Some designers don’t always look at the whole picture i.e. the work at height hierarchy (see Fig 1),
There is PPE in the explanation of the meaning of a mansafe system but looking at the hierarchy system we have instantly jumped a number of steps. There should be a reason for that and when designing any building we have to design with safety in mind and therefore we have to look at these steps before we say yes to a mansafe system. So, imagine we have looked at the design and established we are going to design a mansafe system, what do we know or understand about the system?
There is a wide range of systems out in the market, but is it a one size fits all scenario? No of course not, there are lots of things to take into consideration.
Under CDM 2015 we should only engage competent designers and people who are experienced in the task at hand, and with all design work, there is a number of standards and legal documents to adhere to, but do you know what they are? There are a number of regulations that need to be considered before we put pen to paper, these regulations are:
- Construction (Design and Management) Regulations 2015
- Management of Health and Safety at Work Regulations 1999
- Health and Safety at Work Act 1974
- Working at Height Regulations 2005
- Workplace (Health Safety and Welfare) Regulations 1992
- Lifting Operations and Lifting Equipment Regulations 1998
- Provision and use of Work Equipment Regulations 1998
- PPE Regulation (EU) 2016/425 1stEdition April 2018
And then when we start the design, we need to refer to the following:
- BS8560:2012 +A1:2018– Codes of practice for the design of buildings incorporating safe work at height
- BS7883:2005 (soon to be 2019)– Personal fall protection equipment – Anchor systems – System design, installation and inspection – Code of practice
- BS EN795:1997 & 2012– Personal fall protection equipment — Anchor devices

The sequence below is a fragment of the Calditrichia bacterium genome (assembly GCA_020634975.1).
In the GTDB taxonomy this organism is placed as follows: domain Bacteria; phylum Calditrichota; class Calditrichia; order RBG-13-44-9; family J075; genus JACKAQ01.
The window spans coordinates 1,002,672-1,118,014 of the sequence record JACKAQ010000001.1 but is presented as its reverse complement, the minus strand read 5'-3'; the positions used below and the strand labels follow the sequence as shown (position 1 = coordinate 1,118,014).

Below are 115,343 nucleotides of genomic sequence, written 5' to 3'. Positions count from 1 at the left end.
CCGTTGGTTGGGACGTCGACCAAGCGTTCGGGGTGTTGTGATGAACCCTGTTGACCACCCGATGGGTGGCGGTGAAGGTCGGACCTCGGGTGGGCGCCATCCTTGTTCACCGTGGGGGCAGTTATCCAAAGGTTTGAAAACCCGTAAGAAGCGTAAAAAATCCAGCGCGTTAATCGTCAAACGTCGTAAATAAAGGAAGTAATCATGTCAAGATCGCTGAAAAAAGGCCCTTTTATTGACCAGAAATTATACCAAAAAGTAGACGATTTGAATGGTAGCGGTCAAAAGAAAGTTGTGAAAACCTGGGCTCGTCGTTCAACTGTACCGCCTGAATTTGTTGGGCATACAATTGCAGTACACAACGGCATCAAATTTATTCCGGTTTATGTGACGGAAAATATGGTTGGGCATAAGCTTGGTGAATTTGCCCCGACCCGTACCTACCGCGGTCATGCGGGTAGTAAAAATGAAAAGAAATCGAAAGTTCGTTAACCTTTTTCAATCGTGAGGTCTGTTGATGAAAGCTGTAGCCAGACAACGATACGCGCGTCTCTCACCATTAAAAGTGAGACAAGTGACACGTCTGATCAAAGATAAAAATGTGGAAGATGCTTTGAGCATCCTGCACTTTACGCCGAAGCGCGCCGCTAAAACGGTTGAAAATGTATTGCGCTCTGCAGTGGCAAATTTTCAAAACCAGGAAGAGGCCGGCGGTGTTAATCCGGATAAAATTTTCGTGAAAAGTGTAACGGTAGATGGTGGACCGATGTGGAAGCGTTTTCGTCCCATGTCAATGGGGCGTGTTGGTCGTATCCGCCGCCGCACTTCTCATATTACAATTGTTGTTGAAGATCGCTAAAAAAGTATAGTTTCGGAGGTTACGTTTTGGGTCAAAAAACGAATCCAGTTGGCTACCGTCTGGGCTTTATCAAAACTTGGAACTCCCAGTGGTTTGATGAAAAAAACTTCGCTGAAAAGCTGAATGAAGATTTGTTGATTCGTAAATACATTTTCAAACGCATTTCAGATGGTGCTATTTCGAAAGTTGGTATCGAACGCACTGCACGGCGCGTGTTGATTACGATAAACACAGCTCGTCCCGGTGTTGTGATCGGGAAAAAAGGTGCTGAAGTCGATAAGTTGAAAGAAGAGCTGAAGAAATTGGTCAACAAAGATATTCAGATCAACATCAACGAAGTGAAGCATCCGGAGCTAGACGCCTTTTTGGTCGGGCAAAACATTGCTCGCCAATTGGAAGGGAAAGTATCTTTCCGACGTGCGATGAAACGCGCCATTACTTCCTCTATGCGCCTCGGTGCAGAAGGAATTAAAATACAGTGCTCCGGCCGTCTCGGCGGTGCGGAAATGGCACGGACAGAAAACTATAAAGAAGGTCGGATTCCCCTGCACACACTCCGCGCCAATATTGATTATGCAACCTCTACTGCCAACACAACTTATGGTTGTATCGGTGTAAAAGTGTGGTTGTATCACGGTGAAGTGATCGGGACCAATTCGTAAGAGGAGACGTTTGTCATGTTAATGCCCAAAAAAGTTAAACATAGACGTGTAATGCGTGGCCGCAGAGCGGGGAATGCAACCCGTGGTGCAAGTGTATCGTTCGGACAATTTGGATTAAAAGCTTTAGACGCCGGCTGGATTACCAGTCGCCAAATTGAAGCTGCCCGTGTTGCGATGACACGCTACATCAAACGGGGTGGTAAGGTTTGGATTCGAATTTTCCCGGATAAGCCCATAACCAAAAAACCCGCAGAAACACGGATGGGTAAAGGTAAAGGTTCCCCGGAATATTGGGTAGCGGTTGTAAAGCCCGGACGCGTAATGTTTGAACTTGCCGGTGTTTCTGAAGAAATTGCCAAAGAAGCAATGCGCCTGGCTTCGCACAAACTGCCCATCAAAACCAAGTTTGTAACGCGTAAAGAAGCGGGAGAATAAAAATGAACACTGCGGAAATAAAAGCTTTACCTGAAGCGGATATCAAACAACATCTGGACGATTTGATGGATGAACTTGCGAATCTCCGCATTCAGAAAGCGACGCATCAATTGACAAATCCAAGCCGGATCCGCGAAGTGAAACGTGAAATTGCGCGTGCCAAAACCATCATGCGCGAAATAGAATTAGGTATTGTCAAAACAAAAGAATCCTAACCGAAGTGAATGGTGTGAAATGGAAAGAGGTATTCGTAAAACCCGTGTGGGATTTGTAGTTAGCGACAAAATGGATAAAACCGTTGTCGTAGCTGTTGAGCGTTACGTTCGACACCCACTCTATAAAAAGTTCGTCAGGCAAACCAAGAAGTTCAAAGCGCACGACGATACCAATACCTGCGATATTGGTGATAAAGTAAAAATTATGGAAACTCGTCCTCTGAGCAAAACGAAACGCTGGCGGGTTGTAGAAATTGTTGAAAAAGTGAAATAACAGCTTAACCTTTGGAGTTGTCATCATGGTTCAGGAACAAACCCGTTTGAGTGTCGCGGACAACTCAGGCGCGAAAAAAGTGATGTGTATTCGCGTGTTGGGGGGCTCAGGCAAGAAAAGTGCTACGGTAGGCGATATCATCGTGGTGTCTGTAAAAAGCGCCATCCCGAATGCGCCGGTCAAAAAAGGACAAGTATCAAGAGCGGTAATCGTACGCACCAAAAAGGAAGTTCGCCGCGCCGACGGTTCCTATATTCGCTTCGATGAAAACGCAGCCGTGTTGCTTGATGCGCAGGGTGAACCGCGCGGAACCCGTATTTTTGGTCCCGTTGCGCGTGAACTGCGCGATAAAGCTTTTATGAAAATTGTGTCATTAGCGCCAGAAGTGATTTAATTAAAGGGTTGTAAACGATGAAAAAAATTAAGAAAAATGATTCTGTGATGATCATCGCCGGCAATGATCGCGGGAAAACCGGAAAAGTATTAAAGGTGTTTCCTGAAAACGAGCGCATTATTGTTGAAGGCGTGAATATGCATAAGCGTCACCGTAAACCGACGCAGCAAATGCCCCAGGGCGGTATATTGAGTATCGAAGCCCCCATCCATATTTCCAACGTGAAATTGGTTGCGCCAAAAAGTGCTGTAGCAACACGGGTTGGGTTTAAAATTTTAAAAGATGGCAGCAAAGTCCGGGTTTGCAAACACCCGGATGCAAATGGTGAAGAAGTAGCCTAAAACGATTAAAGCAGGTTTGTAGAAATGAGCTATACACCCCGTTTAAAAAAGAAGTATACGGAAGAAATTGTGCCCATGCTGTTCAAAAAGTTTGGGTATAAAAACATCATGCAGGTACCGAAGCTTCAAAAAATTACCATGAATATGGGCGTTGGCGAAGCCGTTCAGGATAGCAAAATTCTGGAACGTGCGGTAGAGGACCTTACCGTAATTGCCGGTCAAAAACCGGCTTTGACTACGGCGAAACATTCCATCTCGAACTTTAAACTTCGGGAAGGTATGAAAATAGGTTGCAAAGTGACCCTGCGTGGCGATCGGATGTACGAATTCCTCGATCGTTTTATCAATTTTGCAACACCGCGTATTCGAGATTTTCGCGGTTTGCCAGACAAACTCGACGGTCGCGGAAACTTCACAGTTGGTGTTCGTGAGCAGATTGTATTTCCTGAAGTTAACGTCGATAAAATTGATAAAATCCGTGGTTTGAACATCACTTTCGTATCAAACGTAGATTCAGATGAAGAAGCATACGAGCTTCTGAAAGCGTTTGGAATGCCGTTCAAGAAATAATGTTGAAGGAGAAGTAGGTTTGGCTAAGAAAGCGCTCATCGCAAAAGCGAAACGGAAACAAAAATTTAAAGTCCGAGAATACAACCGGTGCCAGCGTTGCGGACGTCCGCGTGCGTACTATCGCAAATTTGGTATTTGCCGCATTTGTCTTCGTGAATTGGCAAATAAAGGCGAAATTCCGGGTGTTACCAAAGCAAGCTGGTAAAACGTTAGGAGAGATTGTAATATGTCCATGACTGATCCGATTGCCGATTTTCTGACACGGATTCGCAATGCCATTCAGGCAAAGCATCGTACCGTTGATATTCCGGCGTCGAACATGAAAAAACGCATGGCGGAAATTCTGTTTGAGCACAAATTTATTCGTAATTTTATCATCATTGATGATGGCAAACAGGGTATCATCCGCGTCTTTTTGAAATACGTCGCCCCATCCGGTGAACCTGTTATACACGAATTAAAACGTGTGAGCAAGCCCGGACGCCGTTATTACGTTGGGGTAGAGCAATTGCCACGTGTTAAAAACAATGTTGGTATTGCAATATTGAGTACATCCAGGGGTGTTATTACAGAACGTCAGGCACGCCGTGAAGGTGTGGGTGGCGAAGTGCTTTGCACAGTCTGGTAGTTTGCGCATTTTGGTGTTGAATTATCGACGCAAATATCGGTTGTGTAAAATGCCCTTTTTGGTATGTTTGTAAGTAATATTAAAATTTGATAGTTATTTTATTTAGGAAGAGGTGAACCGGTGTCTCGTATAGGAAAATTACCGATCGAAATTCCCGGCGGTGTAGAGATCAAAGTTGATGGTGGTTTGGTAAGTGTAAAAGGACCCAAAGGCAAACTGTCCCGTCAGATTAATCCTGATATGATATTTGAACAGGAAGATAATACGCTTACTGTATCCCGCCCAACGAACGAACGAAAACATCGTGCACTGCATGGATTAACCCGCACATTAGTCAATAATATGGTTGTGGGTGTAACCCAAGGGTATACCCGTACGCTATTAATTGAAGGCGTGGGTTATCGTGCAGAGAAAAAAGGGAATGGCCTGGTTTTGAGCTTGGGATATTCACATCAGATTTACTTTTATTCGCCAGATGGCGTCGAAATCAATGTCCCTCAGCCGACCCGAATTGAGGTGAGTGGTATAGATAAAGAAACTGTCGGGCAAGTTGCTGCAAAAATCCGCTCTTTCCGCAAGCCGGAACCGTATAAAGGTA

- BS8610:2017– Personal fall protection equipment – Anchor systems – Specifications
- PD CEN/TS 16415:2013– Personal fall protection equipment — Anchor devices — Recommendations for anchor devices for use by more than one person simultaneously
- BS EN 365:2004– Personal protective equipment against falls from height – General requirements for maintenance, periodic examination, repair, marking and packaging
- BS8437:2005– Codes of practice for the selection, use and maintenance of fall protection systems and equipment for use in the workplace
- BS7985:2013– Code of practice for the use of rope access methods for industrial purposes – Recommendations and guidance supplementary to BS ISO 2284
- IRATA International code of practice for industrial ropeaccess– (Third Edition Published July 2014)
Considerations Associated With Installing a Mansafe System
There is an increasing amount of mansafe systems that are not fit for use when installed and these figures are on the rise. We must recognise that a mansafe system is not just a steel rope that attaches to the roof of a building where an operative can hook on and can walk around the building. So, what do we need to look at in regards to the design for a mansafe system?
A new British Standard is due to be released that will help clarify what is required, this new role will call for a System Designer. Regulation 9 & 10 of the CDM Regulations 2015 call for the following:
Regulation 9 and 10 set out the duties placed on designers. These include the duty to eliminate, reduce or control foreseeable health and safety risks through the design process, such as those that may arise during construction work or in maintaining and using the building once it is built.
System Designer: Person with overall responsibility for the design of the anchor system, including certification and handover documentation. This includes the initial risk assessment. The new BS Standard will be BS7883:2019
Personal fall protection equipment – Anchor systems – System design, installation and inspection – Code of practice
This document will list out more design checks and supporting documents to give full accountability for the designed system.